This will be the first time the painting is displayed publicly, according to a press release.
The exhibition, which runs April 7 to June 6, pays tribute to Taylor’s life and legacy, and reflects on the racial justice protests in Louisville following her death at the hands of police.
National and Louisville artists participating in the show include sculptors, photographers, painters, filmmakers, and conceptual and installation artists.
Guest curator Allison Glenn, of the Crystal Bridges Museum of American Art in Bentonville, Ark., developed the show with the support of Taylor’s mother, Tamika Palmer, as well as national and Louisville-based advisors.
“It cannot change what happened to Breonna Taylor… It cannot change the decisions made by the attorney general,” Glenn told WFPL last month. “What it can do is it can listen. And so early on in the process, I asked Miss Palmer… what it meant to her and her daughter’s legacy. And from that response, I crafted the idea of promise, witness and remembrance.”
The exhibition will be laid out around those three words.
In the section entitled “Promise,” artists examine “ideologies of the United States of America through the symbols that uphold them, exploring the nation’s founding, history, and the promises and realities, both implicit and explicit, contained within them,” the release said.
In “Witness,” artists reflect on the present moment.
“This next section builds upon the gap between what a nation promises and provides through artworks that explore ideas of resistance across time, form and context,” according to the Speed.
In those galleries, there will be works from Sam Gilliam, an “afro-futurist manifesto for Black lives” by interdisciplinary artist Alisha Wormsley, a sculpture by multimedia artist Terry Adkins, and images from the protests in Louisville taken by local photographers Erik Branch, Xavier Burrell, Jon P. Cherry, Tyler Gerth and T.A. Yero.
“Remembrance” is the exhibition’s culmination, featuring pieces that tackle gun violence and police brutality. It also highlights the victims of that violence and their legacies. Sherald’s portrait of Taylor will be displayed in this final section, as will works by sculptor and performance artist Nick Cave and contemporary painter Kerry James Marshall.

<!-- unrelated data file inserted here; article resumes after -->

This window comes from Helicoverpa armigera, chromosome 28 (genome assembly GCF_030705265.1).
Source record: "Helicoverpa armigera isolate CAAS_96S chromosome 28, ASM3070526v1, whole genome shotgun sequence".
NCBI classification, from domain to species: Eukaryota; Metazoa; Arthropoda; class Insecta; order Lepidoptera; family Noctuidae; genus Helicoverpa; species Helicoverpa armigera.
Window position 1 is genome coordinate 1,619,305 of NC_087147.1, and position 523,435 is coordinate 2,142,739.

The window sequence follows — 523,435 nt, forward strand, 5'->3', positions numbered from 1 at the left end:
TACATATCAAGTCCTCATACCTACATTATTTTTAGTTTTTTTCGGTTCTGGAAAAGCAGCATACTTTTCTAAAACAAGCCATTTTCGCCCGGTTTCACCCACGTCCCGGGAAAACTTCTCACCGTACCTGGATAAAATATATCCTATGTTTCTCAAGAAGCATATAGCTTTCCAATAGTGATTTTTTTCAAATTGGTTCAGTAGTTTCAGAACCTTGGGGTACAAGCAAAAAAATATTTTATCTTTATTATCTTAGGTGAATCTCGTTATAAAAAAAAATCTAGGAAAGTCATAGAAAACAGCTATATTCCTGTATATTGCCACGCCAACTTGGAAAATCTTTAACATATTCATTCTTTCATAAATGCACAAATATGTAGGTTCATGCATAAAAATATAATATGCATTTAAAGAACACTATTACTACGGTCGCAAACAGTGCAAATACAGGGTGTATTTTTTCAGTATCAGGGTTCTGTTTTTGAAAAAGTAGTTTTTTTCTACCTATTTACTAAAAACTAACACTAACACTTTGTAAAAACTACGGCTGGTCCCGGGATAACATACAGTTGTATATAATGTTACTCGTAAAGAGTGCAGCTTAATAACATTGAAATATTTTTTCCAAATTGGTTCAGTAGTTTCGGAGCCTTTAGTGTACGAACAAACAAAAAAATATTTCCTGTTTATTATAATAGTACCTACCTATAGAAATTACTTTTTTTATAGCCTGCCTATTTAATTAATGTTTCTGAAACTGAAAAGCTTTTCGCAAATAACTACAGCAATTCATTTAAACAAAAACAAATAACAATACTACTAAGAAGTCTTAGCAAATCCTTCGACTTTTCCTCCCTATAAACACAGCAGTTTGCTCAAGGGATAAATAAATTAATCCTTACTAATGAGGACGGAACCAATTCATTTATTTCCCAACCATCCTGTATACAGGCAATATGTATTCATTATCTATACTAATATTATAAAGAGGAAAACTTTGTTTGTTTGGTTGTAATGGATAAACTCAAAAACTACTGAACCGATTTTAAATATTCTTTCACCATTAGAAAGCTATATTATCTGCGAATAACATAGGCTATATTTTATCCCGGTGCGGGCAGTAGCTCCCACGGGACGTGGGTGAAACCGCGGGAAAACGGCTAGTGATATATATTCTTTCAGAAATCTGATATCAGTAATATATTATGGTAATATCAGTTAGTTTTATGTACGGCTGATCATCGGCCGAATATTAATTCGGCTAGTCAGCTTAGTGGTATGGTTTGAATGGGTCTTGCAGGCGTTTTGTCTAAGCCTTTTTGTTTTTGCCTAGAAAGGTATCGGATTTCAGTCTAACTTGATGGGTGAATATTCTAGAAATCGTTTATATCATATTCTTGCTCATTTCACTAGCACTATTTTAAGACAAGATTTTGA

“I made the portrait for Breonna Taylor’s family, first and foremost, and so it was important for this work to be seen first in this community, in Louisville,” Sherald said in the release. “I want to honor Breonna’s memory, and to provide some inspiration to the ongoing struggle for justice.”
A spokesperson confirmed to WFPL that the Speed is having discussions about a joint acquisition of the portrait with the Smithsonian’s National Museum of African American History & Culture in Washington, D.C.
On Sunday, the New York Times reported that the museums would be able to purchase the piece with a $1 million donation by the Ford Foundation and a new foundation run by actress Kate Capshaw and director Steven Spielberg, her husband.
Here’s the full list of artists participating in the Speed exhibit:
- Sculptor and performance artist Nick Cave
- Conceptual artist Hank Willis Thomas
- Interdisciplinary artist Alisha Wormsley
- Nari Ward, who is known for his installations
- Multimedia artist Terry Adkins
- Noel Anderson
- Photographers Erik Branch, Xavier Burrell, Jon P. Cherry, Tyler Gerth and T.A. Yero
- María Magdalena Campos-Pons
- Bethany Collins
- Installation artist Theaster Gates
- Sam Gilliam, who spent his childhood in Louisville
- Filmmaker and multidisciplinary artist Jon-Sesrie Goff
- Louisville sculptor Ed Hamilton
- Contemporary painter Kerry James Marshall
- Abstract painter Rashid Johnson
- Filmmaker Kahlil Joseph
- Conceptual artist Glenn Ligon
- Multimedia artist Lorna Simpson.